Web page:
On The Importance Of Diet Quality

Why eating like an adult pays off huge times.

Be prepared for some tough love, because I am tired of seeing adults eating like an unchaperoned child at a birthday buffet. We are putting so much effort in our training, we optimise sleep and lifestyle, yet we pay little attention of what we are actually putting into our bodies besides “hitting our macros”. It is nice to have a flexible diet, but that doesn’t mean you can squeeze as much junk in it as you can. It is time for a reality check!

Training at “Day Gym” in Vienna, I am constantly surrounded by bodybuilders and other strength sport athletes, yet I am continuously shocked of what they eat. These guys (and girls) spend hours in the gym training with incredible dedication, optimising every repetition of every set of their training, squeezing out as many incremental advantages with sleep and recovery, yet their diets are mostly children cereals, whey shakes, junk chocolates and a few frozen berries on top to give it a “healthy” appeal. I think there is much room for improvement here! Lets approach our diets with the same focus as we do with training and recovery. Let’s “eat like an adult” like Dan John likes to say!

flexible eating/dieting

We like to think in extremes and diets are no exception to this (with diet I mean its original meaning of “the way I eat”, not losing weight). First, there was clean eating and everybody was obsessed to find the cleanest foods, demonizing everything that didn’t directly jump from nature on our plates as “bad”.

Then there was flexible dieting, bringing the relieving message of “only calories matter” to us, starting the trend of “just hitting macros” and ignoring everything else.

I think now the time has come to seek a more nuanced approach to our diet, as both “clean eating” and “flexible dieting” are wrong and right at the same time.

The golden rule of dieting

Calorie balance is king. We cannot ignore thermodynamics, therefore calories matter. This is where flexible dieting is right, as it teaches us to eat calories depending to our goals. And clean eating gets it wrong, as it focuses too much on the type of foods we eat, mostly ignoring calorie content. Your paleo, vegan, kosher brownies may be the cleanest brownies on the planet, but if you eat too much of them, you will get fat.

So respect the energy content of foods, no matter how healthy they are. Factor in your energy needs and eat to match your goals.

thermic effect of food and Fibre

A calorie is a calorie, right? Well, at first glance it is true, but taking a closer look reveals that it isn’t that simple. Our body uses energy to process the food we eat, which is called TEF (thermic effect of food). This means that the energy needed for chewing, digesting and absorbig the calories of pure sugar or a pear differ significantly, as you need virtually no energy processing sugar. This is especially important when you are losing weight, as it has a huge influence on satiety and also indirectly on energy balance.

Whole foods increase metabolic rate significantly compared to processed foods.
Source: https://physiqonomics.com/calories/

Speaking of satiety, the fibre content of food is a major factor on how long you feel satiated. Perhaps even more important is the role of fibre on gut health and your microbiome (the amount and types of bacteria in your guts). While there is still little of good research on this, getting enough fibre is important for health and satiety and the easiest way to get is, is vegetables, legumes and fruits. And guess what, all that ultra processed junk is virtually devoid of fibre. So eat your veggies (and fruits)!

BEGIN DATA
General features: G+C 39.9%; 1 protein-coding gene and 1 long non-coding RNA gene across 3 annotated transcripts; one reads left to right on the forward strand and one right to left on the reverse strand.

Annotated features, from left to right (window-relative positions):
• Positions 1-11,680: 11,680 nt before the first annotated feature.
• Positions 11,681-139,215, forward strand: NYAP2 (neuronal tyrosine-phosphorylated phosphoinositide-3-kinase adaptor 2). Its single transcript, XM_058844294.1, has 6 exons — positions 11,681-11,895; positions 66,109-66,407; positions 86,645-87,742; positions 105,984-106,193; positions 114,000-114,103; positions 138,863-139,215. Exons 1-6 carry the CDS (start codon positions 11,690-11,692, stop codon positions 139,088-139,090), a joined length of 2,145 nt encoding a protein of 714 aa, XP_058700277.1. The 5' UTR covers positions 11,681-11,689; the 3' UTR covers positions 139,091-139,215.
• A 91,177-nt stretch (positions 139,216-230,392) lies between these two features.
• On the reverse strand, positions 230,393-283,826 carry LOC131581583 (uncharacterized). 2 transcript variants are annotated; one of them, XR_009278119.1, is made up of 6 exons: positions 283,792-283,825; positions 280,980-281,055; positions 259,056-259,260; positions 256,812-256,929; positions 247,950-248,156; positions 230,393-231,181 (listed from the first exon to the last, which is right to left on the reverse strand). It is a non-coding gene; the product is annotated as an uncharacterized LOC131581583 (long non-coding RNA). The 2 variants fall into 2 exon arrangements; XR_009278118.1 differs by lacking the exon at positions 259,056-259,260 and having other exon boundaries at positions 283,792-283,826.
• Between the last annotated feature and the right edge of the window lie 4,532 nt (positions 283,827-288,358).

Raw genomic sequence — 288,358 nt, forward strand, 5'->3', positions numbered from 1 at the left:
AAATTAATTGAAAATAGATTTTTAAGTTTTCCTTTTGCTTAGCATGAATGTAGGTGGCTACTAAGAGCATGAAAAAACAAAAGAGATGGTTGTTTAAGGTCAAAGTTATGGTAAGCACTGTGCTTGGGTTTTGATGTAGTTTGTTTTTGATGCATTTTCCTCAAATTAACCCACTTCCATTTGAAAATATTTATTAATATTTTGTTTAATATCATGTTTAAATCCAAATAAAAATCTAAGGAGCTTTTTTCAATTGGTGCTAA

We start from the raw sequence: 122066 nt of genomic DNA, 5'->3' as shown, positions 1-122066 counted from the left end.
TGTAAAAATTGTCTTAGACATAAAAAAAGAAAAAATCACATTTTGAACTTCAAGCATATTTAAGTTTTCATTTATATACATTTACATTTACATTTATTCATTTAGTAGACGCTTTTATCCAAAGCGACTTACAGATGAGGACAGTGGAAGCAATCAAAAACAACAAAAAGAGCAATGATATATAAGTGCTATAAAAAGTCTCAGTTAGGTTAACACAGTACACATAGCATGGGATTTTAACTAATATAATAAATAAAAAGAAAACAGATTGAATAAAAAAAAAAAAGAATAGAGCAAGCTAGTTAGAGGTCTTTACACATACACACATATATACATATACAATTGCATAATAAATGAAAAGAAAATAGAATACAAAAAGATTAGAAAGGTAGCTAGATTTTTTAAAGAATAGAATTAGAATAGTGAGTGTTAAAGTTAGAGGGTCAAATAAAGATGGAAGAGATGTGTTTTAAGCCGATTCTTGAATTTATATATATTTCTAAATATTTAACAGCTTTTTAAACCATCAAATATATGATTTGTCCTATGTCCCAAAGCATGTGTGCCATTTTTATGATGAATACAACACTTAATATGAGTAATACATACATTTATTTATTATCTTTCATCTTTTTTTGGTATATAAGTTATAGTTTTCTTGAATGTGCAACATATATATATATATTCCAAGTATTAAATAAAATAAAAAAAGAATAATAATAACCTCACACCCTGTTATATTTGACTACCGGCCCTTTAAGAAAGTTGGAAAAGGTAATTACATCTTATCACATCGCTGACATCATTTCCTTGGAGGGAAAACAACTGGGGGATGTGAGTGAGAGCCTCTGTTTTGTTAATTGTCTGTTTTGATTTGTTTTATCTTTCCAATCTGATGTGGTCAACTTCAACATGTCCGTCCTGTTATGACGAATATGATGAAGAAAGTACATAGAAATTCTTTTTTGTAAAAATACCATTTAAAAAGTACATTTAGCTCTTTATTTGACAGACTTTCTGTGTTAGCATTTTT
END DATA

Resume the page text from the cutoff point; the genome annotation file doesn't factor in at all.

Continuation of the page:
Micronutrients – more than just macros

Everybody knows that minerals and vitamins (the “micros”) are essential for our health, yet most people pay virtually no attention to them. And to be honest, it is pretty difficult tracking them. Which leads to taking multivitamins “just to be sure”, which is problematic as many products are rather low in quality and bulk up on cheap ingredients like vitamin C, skimping on the stuff you would really need.

You know what is really rich in micronutrients? Meat (especially organ meat), seafood, fruits and veggies. Shocker! And yes again, junk food is virtually devoid of micronutrients due to their highly processed nature (which destroys many important compounds) and high content of ingredients that are lacking micros naturally, like sugar, plain flour and cheap fats.

can I never eat “junk” again?

Before you freak out because you just can’t live without you favourite junk foods, relax. You can have your junk, but with moderation. True moderation! I think most people can easily allow for 10% of their calories to be reserved for junk food, which means if you have 2000kcal per day, you may use 200kcal of them for your treats.

Also try to go for more quality over quantity. You can find much better variants of common junk foods in health food stores or bake/cook them yourself. Sure, they are more expensive or it will cost you some time, but they taste better and you don’t support huge multinational companies whose only concern is maximising profit while destroying rain forests and letting children work for them.

So choose your treats wisely, enjoy them in moderation and mindfully and focus on the quality of your overall diet. It will pay off!

Are you struggling with a boring diet or are you not enjoying your training anymore? Contact us and let us talk how we can reach your body composition or strength goals and let training and eating be fun again!

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